After desecration of cemetery where Confederate soldiers are buried, Mississippi mayor said maximum penalty will be imposed
Published 7:10 am Tuesday, June 8, 2021
After grave markers were broken and knocked down in a plot where Confederate soldiers are buried, one Mississippi mayor said he wants the maximum penalty for people desecrating graves at the city’s cemetery.
Mayor George Flaggs Jr. said Monday the city will be watching out for people desecrating graves at the city’s Cedar Hill Cemetery, and anyone caught could face a heavy fine, jail time or both.
The mayor at Monday’s meeting of the Board of Mayor and Aldermen said he had received reports that some graves were recently desecrated in the cemetery.
City Sexton Venable Moore said Monday afternoon four or five grave markers were knocked down or broken in the area of Soldiers Rest, a plot in the cemetery where Confederate soldiers who died during the Siege of Vicksburg are buried. He said the damaged markers have been repaired and replaced.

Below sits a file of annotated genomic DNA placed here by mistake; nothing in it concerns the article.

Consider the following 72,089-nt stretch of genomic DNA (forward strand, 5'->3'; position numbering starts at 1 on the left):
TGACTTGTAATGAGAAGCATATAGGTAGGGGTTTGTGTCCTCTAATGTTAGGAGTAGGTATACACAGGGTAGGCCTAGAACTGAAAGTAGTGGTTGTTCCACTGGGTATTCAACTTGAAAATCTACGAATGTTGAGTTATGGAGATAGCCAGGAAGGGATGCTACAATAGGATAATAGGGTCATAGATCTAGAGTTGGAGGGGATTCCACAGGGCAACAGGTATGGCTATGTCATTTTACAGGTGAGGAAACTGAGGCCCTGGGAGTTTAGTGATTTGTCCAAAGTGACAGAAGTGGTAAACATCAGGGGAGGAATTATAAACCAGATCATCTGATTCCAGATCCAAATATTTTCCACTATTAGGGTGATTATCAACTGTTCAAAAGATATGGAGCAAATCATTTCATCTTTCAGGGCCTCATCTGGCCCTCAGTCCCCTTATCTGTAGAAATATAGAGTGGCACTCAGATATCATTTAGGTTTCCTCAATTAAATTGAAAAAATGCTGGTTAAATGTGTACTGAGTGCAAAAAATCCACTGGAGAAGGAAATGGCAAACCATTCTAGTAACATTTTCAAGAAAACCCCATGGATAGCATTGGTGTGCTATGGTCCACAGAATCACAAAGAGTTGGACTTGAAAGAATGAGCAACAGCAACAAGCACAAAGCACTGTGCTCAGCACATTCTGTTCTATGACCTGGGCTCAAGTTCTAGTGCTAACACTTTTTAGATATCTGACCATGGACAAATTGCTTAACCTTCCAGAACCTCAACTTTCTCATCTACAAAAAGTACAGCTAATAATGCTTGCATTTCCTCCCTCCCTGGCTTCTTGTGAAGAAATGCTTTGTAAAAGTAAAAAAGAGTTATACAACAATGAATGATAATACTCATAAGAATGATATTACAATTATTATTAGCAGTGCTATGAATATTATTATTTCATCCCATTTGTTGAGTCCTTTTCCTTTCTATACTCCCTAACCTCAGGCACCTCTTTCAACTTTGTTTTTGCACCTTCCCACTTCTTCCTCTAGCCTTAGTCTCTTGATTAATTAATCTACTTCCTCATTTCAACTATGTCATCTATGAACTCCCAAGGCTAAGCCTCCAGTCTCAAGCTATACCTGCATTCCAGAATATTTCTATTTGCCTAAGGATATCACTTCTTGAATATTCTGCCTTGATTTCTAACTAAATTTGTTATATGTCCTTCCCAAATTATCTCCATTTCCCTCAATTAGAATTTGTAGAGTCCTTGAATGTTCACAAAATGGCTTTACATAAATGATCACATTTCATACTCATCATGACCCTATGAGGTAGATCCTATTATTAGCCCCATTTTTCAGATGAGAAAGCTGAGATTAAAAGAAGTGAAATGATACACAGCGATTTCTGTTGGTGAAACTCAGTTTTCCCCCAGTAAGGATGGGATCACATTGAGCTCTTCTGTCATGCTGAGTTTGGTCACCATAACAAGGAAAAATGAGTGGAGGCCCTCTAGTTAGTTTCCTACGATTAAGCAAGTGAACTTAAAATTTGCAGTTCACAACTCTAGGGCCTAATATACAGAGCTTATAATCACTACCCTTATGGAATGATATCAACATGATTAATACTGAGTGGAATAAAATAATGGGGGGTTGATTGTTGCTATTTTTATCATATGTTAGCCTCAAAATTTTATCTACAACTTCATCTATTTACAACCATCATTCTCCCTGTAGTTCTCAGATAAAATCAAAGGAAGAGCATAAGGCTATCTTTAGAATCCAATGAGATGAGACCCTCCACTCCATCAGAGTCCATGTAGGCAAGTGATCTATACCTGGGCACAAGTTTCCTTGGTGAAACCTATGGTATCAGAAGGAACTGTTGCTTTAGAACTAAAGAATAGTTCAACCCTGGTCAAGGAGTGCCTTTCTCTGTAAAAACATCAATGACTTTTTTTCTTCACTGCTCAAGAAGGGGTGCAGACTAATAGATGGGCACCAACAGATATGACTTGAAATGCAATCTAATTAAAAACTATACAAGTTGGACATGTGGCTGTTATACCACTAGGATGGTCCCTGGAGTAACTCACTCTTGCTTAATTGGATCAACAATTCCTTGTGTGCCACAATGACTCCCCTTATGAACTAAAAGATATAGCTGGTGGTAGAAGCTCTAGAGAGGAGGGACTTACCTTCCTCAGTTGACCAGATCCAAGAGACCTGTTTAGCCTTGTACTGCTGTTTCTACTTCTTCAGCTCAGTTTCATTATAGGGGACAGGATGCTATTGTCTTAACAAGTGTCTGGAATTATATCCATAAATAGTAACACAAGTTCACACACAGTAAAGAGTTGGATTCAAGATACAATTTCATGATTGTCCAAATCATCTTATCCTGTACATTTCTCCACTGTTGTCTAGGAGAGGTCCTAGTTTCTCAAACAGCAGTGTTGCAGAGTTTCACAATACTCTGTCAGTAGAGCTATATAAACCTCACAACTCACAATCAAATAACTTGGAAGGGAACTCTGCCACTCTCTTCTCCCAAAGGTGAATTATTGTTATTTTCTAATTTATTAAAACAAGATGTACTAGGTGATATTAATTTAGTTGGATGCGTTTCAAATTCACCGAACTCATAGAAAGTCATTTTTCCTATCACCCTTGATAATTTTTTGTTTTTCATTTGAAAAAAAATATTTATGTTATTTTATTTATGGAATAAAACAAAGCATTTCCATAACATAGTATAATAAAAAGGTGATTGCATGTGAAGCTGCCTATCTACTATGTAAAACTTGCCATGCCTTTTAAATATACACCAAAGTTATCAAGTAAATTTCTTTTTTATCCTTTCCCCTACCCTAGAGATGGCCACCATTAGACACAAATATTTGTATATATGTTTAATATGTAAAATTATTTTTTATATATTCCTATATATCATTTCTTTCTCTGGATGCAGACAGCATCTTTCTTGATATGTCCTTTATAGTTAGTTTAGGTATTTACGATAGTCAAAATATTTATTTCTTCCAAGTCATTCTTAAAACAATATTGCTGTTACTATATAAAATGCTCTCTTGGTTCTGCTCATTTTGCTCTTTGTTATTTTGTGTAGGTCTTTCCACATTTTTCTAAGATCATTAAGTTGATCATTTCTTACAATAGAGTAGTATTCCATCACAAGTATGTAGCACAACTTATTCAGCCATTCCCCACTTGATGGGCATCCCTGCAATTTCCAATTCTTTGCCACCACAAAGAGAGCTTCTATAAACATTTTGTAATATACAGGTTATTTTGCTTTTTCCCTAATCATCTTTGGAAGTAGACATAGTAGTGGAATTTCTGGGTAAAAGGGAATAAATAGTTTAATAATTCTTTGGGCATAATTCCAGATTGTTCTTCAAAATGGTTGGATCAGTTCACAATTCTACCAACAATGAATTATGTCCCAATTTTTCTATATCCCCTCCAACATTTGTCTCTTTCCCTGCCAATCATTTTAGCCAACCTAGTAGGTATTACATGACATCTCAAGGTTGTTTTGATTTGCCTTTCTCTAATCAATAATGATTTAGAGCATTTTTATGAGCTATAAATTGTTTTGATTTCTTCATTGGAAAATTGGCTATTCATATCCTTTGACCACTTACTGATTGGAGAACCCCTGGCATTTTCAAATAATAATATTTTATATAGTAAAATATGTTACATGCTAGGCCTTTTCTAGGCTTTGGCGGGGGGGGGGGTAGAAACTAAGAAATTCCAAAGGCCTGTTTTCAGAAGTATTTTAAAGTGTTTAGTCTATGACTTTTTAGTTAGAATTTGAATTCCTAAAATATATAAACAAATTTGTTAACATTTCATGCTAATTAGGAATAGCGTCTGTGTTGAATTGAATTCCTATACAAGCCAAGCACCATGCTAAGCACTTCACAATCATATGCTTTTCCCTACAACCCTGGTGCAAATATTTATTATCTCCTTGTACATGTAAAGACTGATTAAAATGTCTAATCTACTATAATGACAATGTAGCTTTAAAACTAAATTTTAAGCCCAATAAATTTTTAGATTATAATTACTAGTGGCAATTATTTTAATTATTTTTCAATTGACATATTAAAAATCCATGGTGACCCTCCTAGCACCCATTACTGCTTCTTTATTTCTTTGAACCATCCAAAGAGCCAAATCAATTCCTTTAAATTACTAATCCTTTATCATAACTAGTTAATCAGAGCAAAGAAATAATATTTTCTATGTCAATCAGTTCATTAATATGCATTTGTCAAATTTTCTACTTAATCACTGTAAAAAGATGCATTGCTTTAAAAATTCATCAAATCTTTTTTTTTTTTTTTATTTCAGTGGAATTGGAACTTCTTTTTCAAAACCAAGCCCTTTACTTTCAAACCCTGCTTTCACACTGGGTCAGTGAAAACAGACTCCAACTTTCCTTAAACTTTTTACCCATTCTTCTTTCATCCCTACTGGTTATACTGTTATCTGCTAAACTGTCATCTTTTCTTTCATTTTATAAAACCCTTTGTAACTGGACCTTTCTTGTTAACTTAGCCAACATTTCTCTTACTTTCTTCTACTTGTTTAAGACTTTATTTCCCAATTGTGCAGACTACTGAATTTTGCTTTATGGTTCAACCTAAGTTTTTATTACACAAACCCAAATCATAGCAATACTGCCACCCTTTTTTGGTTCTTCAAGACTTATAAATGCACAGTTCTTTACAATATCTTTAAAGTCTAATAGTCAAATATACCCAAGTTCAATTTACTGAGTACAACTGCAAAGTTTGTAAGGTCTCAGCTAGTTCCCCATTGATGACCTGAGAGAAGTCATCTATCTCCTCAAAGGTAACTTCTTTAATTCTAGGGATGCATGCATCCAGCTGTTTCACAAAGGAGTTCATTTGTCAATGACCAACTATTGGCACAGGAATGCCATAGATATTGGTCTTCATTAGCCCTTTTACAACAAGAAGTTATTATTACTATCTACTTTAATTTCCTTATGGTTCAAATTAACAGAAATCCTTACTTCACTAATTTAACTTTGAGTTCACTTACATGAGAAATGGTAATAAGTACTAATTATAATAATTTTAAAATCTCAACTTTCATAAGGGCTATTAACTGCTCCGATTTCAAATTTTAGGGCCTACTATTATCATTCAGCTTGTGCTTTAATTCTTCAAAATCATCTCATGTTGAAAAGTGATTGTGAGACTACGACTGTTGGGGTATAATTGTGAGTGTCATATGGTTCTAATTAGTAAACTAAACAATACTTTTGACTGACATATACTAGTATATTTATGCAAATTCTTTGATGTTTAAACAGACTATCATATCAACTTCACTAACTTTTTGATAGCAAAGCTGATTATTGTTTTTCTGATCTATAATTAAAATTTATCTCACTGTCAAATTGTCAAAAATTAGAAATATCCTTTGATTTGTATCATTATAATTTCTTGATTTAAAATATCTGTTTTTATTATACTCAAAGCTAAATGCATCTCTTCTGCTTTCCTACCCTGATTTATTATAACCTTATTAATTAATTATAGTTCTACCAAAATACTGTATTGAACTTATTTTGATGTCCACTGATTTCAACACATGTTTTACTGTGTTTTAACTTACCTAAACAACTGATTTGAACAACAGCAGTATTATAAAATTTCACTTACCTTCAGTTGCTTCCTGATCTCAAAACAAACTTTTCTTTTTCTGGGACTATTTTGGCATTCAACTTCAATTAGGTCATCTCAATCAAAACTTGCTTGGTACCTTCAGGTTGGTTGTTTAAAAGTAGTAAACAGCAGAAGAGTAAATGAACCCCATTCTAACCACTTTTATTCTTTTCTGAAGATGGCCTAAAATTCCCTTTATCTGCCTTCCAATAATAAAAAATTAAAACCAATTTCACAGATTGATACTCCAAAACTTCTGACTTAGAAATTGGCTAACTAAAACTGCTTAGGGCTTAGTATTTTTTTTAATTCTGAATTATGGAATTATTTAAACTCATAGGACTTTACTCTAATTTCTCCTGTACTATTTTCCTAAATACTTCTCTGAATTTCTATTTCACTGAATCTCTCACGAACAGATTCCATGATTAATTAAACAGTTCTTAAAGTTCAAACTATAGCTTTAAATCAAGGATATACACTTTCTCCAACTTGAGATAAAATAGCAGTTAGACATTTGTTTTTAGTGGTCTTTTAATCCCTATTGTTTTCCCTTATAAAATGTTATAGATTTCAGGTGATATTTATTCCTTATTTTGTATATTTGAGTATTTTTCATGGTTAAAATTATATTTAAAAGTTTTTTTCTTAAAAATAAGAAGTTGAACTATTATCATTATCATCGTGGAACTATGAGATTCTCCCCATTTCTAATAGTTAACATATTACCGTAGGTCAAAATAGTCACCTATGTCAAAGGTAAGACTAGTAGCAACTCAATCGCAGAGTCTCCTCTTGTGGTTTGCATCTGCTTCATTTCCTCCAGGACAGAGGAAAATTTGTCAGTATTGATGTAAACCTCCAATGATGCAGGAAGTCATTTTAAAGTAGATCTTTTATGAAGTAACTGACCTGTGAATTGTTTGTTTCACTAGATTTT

“We are in the process of putting cameras in the cemetery,” Flaggs said. “I feel strong about desecrating a cemetery and we ought to give the maximum penalty for desecrating a cemetery.”
According to state law, desecrating a grave or cemetery is a misdemeanor with a maximum penalty of a $500 fine and one year in jail. Under Vicksburg’s code of ordinances, the maximum penalty for desecrating a grave is a $1,000 fine and 90 days in jail.
Flaggs said he wants to send a message to anyone desecrating the cemetery or a grave.
“I want the maximum misdemeanor fine and jail time for anyone desecrating a cemetery,” Flaggs said. “Everyone has the right to have their loved one’s remains or grave protected in this city. At some point in time, there’s two things we’re not going to have — desecrating a cemetery and discharging a firearm in this city. I’ve had enough.”